Over the last year or so, LinkedIn has been rolling out several initiatives tailored towards getting more high school and college students to engage with the social networking site. And, finally, it seems like these tools are catching on. One of the most interesting features aimed at this demographic is the University Finder. This is a tool which allows students (and parents) to research potential colleges based on their intended majors, dream employer and location. Additionally, LinkedIn has entered the rankings realm with its University Rankings, a system that shows which colleges’ graduates move on to certain desirable jobs.
In the past, a savvy student might check in with the career center on a college tour to learn more about internships and post-graduation employment and outcomes. The great recession brought the issue of youth unemployment and underemployment to the forefront, so now colleges are more up front about graduation outcomes and salaries in their marketing pieces. However, the information colleges are able to collect is limited. The data set available via LinkedIn is far superior to anything a university is able to collect on its own graduates. Alumni rarely respond to any university surveys regarding their career paths, salaries, graduate school plans, etc. so tracking these outcomes has long been a challenge for career centers. But with a database of 360+ million users, LinkedIn has proven to be a rich source of information ripe for big data analysis.
Another positive aspect of these tools is that it can more clearly demonstrate how well-connected (or not) a university is within its community. The general assumption is that students who study in a certain city are likely to graduate and continue working in the area with local companies. For students who are particularly excited about living in a certain part of the country, this feature highlights which colleges best prepare students for careers in that location or with specific local companies. In a city like Boston with more than 50 colleges and universities to choose from, this data can help differentiate between colleges for students with specific career goals.
However, not all aspects of this search feature are positive. As with most college rankings and lists out there, data obviously reflects more positively on larger colleges with more graduates. Results in the University Finder search are ordered from most graduates to fewest, so larger schools (including for-profits like University of Phoenix) are often at the top of the list. An alternative way for LinkedIn to present this information would be by including the percentages of alumni working for a certain employer. This would more accurately reflect just how closely tied the institution is to the employer and would give small liberal arts colleges and specialized universities a chance at showing up in the search results.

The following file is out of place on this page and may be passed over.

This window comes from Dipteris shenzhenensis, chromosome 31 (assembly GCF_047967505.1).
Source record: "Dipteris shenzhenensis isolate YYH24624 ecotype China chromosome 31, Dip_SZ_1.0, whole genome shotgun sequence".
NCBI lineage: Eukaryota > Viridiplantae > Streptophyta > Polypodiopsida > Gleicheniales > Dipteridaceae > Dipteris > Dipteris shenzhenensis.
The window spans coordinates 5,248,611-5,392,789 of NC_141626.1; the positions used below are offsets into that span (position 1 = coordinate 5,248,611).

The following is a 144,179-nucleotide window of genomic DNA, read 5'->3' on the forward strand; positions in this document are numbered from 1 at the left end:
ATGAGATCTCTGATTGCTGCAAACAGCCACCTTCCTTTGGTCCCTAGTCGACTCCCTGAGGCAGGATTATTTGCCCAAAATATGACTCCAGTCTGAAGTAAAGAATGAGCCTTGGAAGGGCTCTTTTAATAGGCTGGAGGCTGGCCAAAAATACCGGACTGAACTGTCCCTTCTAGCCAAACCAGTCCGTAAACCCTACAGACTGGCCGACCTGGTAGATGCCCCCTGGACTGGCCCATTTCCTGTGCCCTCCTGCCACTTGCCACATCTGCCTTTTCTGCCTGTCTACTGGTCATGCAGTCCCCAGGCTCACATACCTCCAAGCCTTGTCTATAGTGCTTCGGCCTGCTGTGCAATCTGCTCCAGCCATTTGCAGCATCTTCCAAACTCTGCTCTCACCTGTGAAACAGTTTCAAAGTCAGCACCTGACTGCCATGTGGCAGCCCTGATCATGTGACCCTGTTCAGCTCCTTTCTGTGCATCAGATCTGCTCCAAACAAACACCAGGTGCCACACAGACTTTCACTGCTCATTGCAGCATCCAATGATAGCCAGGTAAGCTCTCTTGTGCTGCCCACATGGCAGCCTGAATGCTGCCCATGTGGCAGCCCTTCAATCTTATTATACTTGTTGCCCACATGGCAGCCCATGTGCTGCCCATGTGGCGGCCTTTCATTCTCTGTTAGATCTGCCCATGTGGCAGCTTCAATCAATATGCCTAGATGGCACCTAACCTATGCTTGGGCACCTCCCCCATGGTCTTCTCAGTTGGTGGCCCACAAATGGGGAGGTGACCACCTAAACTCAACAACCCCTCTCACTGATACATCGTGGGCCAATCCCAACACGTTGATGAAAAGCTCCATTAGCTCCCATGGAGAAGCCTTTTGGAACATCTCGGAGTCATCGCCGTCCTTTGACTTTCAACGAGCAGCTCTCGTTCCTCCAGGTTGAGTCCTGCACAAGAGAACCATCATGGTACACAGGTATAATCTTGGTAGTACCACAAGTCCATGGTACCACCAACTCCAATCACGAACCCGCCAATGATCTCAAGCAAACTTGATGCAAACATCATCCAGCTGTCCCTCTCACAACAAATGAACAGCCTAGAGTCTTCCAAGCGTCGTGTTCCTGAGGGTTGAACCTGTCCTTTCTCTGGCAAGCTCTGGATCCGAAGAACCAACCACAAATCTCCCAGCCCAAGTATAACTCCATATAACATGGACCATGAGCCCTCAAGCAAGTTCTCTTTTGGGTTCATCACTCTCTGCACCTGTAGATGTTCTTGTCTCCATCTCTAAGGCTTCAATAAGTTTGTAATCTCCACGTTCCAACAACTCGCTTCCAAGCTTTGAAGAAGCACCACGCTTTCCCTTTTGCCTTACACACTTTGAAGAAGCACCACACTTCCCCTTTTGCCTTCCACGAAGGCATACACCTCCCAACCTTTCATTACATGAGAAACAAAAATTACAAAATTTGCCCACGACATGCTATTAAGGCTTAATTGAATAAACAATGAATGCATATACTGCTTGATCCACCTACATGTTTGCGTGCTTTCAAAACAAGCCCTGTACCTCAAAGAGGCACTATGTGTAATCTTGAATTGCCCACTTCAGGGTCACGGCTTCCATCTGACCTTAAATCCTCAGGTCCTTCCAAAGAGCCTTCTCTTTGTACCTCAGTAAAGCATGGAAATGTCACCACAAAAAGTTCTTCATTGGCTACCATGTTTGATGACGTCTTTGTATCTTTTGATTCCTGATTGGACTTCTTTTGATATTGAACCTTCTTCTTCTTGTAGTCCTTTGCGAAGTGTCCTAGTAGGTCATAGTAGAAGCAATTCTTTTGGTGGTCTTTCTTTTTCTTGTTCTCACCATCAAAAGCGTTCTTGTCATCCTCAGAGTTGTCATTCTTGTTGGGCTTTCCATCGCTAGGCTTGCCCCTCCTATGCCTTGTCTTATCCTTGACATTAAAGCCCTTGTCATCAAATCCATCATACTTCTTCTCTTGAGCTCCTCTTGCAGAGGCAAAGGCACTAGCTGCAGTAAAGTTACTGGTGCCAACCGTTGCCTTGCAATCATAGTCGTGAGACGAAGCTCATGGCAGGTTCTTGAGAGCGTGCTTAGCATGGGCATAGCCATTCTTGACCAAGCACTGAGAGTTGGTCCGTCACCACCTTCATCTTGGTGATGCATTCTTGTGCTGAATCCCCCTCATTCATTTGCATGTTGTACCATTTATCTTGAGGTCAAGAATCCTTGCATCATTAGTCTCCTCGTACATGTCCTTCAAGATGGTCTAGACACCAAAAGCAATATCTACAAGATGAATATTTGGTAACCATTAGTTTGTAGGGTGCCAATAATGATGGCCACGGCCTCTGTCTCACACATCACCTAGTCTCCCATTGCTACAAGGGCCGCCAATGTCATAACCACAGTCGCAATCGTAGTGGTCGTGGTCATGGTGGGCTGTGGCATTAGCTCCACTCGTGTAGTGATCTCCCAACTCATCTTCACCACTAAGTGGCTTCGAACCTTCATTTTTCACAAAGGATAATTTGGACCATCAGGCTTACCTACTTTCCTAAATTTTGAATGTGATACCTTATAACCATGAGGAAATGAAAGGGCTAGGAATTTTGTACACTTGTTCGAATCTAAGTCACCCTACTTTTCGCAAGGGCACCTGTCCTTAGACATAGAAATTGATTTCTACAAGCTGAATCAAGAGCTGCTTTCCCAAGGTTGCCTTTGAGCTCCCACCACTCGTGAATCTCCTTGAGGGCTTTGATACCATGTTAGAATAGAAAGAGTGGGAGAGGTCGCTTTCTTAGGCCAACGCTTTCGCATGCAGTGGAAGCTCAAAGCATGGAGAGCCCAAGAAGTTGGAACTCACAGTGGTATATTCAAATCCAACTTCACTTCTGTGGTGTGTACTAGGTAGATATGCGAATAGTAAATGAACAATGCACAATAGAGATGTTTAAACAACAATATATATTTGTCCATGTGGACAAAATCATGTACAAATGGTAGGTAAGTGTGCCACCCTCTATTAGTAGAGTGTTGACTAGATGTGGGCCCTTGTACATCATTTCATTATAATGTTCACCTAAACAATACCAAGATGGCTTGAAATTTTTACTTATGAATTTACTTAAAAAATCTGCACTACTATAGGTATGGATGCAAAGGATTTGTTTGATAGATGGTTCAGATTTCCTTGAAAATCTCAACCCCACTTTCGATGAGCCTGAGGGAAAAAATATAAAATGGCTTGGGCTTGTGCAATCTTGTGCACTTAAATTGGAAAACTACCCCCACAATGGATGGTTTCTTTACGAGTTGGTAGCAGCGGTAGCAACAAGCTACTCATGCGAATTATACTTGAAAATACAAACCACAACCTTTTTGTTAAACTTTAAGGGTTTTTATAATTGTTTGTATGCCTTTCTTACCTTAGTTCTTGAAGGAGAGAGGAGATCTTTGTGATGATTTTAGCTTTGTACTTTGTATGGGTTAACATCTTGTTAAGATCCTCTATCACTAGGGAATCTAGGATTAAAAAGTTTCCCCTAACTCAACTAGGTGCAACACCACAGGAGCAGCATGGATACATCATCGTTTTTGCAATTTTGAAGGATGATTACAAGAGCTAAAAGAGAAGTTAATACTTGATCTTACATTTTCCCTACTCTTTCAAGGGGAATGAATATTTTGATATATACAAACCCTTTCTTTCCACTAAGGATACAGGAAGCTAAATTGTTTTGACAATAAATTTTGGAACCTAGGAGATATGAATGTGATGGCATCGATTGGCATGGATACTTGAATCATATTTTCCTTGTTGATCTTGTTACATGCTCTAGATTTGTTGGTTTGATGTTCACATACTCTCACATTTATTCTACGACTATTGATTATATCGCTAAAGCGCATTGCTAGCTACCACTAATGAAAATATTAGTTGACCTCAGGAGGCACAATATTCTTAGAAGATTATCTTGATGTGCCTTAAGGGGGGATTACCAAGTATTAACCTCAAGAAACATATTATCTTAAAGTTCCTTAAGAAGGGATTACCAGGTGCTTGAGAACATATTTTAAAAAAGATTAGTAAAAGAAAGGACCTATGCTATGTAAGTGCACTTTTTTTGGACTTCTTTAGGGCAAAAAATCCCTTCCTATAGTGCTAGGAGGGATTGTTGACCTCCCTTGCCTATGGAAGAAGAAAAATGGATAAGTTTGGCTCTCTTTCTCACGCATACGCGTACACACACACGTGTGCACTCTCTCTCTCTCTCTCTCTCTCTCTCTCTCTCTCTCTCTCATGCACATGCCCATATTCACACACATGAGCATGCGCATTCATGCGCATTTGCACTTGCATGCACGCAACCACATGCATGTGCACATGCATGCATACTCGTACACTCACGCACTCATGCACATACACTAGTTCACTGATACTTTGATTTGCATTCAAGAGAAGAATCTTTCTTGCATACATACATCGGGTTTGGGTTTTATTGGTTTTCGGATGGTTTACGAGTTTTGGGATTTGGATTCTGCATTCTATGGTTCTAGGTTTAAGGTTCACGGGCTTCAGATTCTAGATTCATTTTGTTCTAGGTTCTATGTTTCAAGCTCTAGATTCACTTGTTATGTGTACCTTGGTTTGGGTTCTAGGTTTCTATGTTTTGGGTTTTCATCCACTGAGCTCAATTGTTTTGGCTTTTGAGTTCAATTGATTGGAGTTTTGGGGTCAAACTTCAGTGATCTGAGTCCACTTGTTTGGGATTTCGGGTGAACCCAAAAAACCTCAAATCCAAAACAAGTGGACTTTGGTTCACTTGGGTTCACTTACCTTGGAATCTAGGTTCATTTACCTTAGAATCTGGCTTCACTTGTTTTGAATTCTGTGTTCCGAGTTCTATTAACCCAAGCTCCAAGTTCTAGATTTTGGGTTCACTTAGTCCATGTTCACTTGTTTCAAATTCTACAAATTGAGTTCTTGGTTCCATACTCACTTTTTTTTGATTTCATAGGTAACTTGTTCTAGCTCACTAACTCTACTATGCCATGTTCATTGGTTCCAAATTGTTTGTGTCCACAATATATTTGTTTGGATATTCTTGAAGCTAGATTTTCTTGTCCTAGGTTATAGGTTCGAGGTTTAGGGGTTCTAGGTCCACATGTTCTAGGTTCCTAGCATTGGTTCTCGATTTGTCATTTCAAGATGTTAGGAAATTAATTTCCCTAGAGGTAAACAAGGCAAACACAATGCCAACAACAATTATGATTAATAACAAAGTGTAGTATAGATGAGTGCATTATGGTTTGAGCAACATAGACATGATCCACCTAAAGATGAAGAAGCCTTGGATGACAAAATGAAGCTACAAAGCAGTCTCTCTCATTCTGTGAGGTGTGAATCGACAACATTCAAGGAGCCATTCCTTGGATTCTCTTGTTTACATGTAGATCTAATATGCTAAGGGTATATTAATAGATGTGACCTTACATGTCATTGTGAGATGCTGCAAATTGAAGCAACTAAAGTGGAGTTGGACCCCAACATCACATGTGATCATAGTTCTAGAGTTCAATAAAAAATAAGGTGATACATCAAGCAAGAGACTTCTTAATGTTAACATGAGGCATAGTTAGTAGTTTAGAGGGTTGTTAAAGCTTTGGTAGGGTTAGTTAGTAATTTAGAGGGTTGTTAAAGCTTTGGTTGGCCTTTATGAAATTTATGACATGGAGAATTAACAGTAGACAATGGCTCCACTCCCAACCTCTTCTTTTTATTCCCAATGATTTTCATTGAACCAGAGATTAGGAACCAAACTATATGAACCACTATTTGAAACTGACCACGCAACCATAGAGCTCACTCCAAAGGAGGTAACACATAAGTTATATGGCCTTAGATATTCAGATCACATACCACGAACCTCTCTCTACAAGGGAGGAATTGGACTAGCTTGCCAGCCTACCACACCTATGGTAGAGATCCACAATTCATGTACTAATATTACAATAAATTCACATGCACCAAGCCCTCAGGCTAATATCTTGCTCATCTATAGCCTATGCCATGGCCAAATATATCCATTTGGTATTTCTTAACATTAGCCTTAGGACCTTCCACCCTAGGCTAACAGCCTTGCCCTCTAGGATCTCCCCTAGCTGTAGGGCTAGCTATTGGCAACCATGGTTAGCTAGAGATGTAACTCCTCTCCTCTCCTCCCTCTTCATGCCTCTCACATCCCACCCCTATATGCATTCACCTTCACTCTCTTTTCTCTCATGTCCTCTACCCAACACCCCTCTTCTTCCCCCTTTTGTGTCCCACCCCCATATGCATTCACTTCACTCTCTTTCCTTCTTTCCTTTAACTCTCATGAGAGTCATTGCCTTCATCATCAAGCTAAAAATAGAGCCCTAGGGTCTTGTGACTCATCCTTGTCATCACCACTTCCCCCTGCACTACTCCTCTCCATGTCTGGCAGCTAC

And of course there is the issue of selection bias, the fact that only the alumni who choose to create a LinkedIn profile will be included in the analysis. This likely skews positively for universities, as the more successful (and generally the employed alumni) will create an account in the first place. This is probably no different that the results from good old fashioned career center surveys, but it is happening on a larger scale.
On the student experience end, researching a college based on what a student thinks he/she wants to do upon graduation is very problematic. According to the National Center for Education Statistics, 80% of college students change their intended majors at least once during their schooling. Therefore, using intended majors and career outcomes to do research as a 17-year old high school student may not be the best approach in the context of the U.S. higher education system.
Reversing the college search to focus on ROI and career outcomes also takes away some of the fun of the college research process. The research phase is a time for a student to reflect inwardly on her personality traits, academic interests, the type of social life she is seeking, and extracurricular opportunities. Using numbers and outcomes to make college decisions could be a good strategy for a student who truly has a deep and long-standing passion for a certain academic field and has specific career goals. But, for the average student with a more vague sense of interests, they should use the new features in tandem with other more traditional college research, including online research, informational interviews and the traditional campus tour.